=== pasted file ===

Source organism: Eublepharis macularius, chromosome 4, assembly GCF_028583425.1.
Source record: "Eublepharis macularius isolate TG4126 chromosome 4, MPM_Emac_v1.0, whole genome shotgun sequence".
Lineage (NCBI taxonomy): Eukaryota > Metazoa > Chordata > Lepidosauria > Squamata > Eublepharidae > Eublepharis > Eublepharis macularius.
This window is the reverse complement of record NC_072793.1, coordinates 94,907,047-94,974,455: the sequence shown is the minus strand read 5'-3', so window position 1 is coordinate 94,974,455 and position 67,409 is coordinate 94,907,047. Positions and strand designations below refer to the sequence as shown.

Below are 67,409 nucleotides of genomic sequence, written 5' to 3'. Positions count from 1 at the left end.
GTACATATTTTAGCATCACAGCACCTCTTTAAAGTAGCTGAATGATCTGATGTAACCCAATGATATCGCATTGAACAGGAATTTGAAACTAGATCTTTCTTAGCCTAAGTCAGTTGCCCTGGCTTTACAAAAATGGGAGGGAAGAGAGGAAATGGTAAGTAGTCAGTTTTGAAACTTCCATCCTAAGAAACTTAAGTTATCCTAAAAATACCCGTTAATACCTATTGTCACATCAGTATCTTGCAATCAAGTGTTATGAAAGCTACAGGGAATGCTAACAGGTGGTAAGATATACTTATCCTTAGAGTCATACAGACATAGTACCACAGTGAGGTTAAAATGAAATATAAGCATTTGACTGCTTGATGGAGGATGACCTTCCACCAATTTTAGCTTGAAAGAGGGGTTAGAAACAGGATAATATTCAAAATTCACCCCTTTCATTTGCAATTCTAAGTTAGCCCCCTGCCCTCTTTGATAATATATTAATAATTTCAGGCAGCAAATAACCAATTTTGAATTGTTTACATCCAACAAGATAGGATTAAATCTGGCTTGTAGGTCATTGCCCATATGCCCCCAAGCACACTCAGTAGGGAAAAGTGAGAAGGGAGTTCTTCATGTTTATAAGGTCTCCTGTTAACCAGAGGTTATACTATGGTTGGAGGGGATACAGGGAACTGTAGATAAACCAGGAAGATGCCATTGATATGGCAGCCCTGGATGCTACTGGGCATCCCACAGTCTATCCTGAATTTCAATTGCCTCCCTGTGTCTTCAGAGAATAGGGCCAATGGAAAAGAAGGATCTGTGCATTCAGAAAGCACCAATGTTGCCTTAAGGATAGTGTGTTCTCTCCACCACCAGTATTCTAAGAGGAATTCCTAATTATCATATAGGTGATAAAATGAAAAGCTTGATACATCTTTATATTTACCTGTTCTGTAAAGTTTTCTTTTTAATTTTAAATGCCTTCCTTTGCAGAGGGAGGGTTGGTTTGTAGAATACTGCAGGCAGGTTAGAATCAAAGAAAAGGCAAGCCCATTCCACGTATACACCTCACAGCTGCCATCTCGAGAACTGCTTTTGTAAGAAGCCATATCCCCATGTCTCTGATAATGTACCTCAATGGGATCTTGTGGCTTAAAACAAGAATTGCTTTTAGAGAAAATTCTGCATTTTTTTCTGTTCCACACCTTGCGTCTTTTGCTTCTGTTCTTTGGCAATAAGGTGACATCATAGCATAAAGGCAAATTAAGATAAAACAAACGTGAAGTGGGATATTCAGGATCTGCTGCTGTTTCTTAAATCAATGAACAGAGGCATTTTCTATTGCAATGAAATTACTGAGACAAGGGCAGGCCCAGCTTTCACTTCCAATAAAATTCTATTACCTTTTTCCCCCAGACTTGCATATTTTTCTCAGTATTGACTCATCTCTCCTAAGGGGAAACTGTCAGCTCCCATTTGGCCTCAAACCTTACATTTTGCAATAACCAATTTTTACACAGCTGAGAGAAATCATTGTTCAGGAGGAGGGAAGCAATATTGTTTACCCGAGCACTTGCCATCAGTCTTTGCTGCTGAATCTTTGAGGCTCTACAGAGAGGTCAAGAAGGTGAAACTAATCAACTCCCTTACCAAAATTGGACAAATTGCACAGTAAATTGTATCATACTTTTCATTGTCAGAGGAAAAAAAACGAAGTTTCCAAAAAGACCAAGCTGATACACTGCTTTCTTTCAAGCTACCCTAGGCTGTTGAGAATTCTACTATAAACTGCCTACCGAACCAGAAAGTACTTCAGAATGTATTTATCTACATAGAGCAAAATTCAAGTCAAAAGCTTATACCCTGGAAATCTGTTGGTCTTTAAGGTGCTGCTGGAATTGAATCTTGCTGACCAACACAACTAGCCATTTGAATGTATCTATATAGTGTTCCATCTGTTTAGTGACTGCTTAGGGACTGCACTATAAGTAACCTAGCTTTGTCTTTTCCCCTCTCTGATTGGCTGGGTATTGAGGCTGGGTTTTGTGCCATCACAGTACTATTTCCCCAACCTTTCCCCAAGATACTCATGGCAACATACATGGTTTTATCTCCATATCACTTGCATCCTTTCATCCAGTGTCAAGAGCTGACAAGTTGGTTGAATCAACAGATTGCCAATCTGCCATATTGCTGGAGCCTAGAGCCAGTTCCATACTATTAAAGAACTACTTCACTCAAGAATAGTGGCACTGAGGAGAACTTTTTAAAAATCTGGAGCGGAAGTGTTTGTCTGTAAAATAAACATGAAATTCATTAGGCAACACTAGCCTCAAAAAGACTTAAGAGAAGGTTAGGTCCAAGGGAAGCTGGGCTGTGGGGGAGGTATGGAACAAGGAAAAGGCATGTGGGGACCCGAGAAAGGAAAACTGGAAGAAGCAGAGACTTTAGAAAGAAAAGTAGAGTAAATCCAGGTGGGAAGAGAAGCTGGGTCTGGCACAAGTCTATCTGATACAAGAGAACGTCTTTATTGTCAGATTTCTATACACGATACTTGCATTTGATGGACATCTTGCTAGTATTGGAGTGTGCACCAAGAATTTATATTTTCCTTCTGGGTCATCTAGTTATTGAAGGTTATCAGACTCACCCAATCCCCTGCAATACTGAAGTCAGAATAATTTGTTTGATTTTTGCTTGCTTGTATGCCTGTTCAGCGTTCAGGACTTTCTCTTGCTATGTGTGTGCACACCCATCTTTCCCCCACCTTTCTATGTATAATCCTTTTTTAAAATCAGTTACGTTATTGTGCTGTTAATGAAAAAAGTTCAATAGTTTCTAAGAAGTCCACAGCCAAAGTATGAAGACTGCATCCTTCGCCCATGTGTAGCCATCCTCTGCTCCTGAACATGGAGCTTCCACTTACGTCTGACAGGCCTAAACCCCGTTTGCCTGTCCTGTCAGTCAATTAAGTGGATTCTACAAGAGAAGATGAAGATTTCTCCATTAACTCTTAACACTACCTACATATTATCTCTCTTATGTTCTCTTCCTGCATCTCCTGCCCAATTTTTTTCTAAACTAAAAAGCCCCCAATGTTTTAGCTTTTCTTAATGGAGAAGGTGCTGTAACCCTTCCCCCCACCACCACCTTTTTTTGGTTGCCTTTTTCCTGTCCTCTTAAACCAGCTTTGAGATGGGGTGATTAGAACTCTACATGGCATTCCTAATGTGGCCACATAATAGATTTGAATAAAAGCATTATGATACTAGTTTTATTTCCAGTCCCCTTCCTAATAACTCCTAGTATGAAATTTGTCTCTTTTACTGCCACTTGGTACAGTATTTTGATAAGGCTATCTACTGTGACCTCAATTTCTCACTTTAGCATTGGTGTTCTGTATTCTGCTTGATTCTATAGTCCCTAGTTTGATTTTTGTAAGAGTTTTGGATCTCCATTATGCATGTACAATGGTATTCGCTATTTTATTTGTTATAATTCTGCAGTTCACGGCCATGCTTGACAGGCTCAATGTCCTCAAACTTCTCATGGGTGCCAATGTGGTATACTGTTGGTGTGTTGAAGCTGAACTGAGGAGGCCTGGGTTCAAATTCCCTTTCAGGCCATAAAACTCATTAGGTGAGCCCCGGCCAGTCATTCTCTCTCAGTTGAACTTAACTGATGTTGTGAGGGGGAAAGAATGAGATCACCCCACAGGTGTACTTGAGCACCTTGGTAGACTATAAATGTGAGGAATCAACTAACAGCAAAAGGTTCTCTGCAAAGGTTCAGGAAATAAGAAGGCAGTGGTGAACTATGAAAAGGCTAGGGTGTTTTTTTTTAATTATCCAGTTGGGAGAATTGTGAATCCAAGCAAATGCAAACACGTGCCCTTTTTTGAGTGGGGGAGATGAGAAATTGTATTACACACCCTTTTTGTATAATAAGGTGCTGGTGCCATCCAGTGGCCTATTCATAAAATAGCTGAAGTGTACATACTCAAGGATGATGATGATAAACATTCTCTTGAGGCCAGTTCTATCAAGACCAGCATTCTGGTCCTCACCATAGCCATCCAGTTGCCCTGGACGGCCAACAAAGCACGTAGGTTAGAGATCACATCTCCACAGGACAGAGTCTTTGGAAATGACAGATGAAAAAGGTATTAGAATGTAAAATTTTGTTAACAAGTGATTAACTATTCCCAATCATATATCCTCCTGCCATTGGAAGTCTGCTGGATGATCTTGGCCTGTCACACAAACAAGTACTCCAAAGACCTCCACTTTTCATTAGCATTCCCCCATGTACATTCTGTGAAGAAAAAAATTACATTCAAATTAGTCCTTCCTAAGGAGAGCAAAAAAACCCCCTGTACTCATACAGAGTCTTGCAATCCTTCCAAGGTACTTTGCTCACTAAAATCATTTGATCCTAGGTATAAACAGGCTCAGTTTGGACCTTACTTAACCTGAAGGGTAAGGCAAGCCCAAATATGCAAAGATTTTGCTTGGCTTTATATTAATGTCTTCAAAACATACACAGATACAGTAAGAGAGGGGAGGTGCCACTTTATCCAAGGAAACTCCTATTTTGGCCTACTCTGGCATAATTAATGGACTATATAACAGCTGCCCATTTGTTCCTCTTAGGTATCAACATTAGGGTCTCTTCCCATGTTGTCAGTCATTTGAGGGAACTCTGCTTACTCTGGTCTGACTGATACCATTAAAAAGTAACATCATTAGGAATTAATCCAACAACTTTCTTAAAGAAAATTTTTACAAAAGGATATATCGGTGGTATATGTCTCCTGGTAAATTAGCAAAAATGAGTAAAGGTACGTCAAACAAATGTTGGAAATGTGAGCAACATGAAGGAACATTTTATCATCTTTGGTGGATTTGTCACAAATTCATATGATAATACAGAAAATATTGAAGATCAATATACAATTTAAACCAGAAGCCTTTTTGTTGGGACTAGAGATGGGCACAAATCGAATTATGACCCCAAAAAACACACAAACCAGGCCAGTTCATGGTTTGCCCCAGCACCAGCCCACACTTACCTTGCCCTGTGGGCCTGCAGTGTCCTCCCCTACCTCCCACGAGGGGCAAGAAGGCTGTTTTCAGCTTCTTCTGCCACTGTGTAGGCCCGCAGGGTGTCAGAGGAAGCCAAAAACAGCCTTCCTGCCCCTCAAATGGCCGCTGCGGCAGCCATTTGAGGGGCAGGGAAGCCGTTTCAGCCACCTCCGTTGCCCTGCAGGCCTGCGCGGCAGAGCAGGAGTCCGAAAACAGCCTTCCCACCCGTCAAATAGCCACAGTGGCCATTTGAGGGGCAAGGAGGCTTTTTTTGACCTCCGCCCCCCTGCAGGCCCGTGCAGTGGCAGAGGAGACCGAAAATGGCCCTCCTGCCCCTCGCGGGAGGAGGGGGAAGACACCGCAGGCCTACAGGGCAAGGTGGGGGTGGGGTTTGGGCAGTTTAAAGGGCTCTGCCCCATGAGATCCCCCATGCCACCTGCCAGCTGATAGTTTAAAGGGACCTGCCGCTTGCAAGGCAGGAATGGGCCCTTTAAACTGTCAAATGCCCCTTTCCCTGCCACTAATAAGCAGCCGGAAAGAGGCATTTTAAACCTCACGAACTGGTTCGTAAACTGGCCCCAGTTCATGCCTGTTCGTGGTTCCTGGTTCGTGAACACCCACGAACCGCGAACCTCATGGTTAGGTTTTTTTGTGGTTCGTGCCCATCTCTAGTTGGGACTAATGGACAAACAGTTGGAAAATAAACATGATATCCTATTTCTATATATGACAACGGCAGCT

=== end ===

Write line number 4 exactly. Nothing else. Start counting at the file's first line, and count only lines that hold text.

This window is the reverse complement of record NC_072793.1, coordinates 94,907,047-94,974,455: the sequence shown is the minus strand read 5'-3', so window position 1 is coordinate 94,974,455 and position 67,409 is coordinate 94,907,047. Positions and strand designations below refer to the sequence as shown.